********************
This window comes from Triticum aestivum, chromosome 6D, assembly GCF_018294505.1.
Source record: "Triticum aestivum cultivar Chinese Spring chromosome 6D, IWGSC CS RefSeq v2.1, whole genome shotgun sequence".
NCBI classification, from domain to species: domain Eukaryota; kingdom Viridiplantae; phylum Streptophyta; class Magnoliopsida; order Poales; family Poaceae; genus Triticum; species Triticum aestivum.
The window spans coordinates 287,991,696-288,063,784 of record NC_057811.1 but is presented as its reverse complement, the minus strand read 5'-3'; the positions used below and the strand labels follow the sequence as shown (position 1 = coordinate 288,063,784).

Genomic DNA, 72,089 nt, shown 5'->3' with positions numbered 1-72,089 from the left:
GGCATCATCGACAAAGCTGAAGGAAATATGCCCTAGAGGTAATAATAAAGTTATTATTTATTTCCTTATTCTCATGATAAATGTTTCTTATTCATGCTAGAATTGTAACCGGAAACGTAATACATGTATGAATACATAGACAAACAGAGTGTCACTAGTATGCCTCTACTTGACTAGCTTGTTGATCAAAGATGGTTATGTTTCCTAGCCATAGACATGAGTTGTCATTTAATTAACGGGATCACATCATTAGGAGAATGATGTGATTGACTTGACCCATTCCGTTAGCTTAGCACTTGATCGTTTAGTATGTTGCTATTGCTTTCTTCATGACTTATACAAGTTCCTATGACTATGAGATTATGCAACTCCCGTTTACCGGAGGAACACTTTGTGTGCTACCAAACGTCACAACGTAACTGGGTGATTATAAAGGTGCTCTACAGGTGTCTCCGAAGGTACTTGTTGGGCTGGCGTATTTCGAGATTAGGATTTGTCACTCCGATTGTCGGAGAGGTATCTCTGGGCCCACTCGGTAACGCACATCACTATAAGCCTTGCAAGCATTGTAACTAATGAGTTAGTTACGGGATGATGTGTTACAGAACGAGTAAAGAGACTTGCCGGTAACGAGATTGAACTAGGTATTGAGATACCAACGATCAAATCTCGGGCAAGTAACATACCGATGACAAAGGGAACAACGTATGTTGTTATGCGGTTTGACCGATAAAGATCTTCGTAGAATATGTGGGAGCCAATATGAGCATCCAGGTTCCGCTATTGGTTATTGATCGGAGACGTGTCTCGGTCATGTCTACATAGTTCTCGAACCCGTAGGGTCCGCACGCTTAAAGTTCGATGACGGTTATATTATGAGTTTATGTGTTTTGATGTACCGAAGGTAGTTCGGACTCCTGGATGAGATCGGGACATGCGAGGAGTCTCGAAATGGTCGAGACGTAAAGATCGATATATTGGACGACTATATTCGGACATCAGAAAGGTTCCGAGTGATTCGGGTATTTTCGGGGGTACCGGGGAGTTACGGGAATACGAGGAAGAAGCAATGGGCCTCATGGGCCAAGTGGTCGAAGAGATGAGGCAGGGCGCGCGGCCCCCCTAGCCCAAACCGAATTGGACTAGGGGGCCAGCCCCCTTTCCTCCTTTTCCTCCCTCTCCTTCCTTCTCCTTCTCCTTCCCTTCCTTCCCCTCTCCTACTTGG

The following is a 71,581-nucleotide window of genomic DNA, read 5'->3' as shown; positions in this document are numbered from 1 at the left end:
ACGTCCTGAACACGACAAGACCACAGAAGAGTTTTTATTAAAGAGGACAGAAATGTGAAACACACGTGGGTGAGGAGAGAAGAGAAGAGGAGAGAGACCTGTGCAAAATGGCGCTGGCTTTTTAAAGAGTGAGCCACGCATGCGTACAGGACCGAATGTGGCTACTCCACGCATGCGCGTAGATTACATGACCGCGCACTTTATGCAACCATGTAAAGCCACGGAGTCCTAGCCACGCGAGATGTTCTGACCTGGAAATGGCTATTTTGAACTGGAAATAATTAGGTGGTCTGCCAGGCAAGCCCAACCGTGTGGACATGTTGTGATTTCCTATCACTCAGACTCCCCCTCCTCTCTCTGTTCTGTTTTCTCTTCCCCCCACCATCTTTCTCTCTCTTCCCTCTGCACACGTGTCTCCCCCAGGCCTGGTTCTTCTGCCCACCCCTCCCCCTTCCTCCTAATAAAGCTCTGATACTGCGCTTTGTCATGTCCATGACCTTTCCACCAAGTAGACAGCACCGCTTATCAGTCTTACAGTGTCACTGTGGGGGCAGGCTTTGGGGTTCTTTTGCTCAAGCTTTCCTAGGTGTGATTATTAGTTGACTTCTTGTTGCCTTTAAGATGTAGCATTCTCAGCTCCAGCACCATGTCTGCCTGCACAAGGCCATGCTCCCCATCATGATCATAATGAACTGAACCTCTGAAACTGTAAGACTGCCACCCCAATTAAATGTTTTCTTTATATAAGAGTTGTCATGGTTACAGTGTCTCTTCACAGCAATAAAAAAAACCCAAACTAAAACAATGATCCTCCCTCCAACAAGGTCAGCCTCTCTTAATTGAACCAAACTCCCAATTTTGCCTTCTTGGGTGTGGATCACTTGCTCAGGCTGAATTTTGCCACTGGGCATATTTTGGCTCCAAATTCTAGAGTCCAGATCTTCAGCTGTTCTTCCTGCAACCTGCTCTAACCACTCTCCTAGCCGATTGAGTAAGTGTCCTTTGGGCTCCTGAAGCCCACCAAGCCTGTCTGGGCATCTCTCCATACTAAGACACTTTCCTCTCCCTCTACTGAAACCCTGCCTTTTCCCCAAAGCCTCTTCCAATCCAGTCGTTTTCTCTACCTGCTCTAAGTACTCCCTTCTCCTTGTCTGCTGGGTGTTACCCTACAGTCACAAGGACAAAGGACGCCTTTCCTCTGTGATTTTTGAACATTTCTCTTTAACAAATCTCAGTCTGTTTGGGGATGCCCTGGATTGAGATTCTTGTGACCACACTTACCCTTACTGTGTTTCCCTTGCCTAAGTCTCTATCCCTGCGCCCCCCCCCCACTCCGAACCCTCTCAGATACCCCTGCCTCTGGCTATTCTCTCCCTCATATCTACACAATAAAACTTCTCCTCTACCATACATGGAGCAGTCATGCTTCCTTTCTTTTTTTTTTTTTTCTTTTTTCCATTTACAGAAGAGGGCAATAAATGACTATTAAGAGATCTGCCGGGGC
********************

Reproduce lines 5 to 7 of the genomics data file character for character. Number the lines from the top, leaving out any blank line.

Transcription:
Genomic DNA, 72,089 nt, shown 5'->3' with positions numbered 1-72,089 from the left:
GGCATCATCGACAAAGCTGAAGGAAATATGCCCTAGAGGTAATAATAAAGTTATTATTTATTTCCTTATTCTCATGATAAATGTTTCTTATTCATGCTAGAATTGTAACCGGAAACGTAATACATGTATGAATACATAGACAAACAGAGTGTCACTAGTATGCCTCTACTTGACTAGCTTGTTGATCAAAGATGGTTATGTTTCCTAGCCATAGACATGAGTTGTCATTTAATTAACGGGATCACATCATTAGGAGAATGATGTGATTGACTTGACCCATTCCGTTAGCTTAGCACTTGATCGTTTAGTATGTTGCTATTGCTTTCTTCATGACTTATACAAGTTCCTATGACTATGAGATTATGCAACTCCCGTTTACCGGAGGAACACTTTGTGTGCTACCAAACGTCACAACGTAACTGGGTGATTATAAAGGTGCTCTACAGGTGTCTCCGAAGGTACTTGTTGGGCTGGCGTATTTCGAGATTAGGATTTGTCACTCCGATTGTCGGAGAGGTATCTCTGGGCCCACTCGGTAACGCACATCACTATAAGCCTTGCAAGCATTGTAACTAATGAGTTAGTTACGGGATGATGTGTTACAGAACGAGTAAAGAGACTTGCCGGTAACGAGATTGAACTAGGTATTGAGATACCAACGATCAAATCTCGGGCAAGTAACATACCGATGACAAAGGGAACAACGTATGTTGTTATGCGGTTTGACCGATAAAGATCTTCGTAGAATATGTGGGAGCCAATATGAGCATCCAGGTTCCGCTATTGGTTATTGATCGGAGACGTGTCTCGGTCATGTCTACATAGTTCTCGAACCCGTAGGGTCCGCACGCTTAAAGTTCGATGACGGTTATATTATGAGTTTATGTGTTTTGATGTACCGAAGGTAGTTCGGACTCCTGGATGAGATCGGGACATGCGAGGAGTCTCGAAATGGTCGAGACGTAAAGATCGATATATTGGACGACTATATTCGGACATCAGAAAGGTTCCGAGTGATTCGGGTATTTTCGGGGGTACCGGGGAGTTACGGGAATACGAGGAAGAAGCAATGGGCCTCATGGGCCAAGTGGTCGAAGAGATGAGGCAGGGCGCGCGGCCCCCCTAGCCCAAACCGAATTGGACTAGGGGGCCAGCCCCCTTTCCTCCTTTTCCTCCCTCTCCTTCCTTCTCCTTCTCCTTCCCTTCCTTCCCCTCTCCTACTTGG

The following is a 71,581-nucleotide window of genomic DNA, read 5'->3' as shown; positions in this document are numbered from 1 at the left end: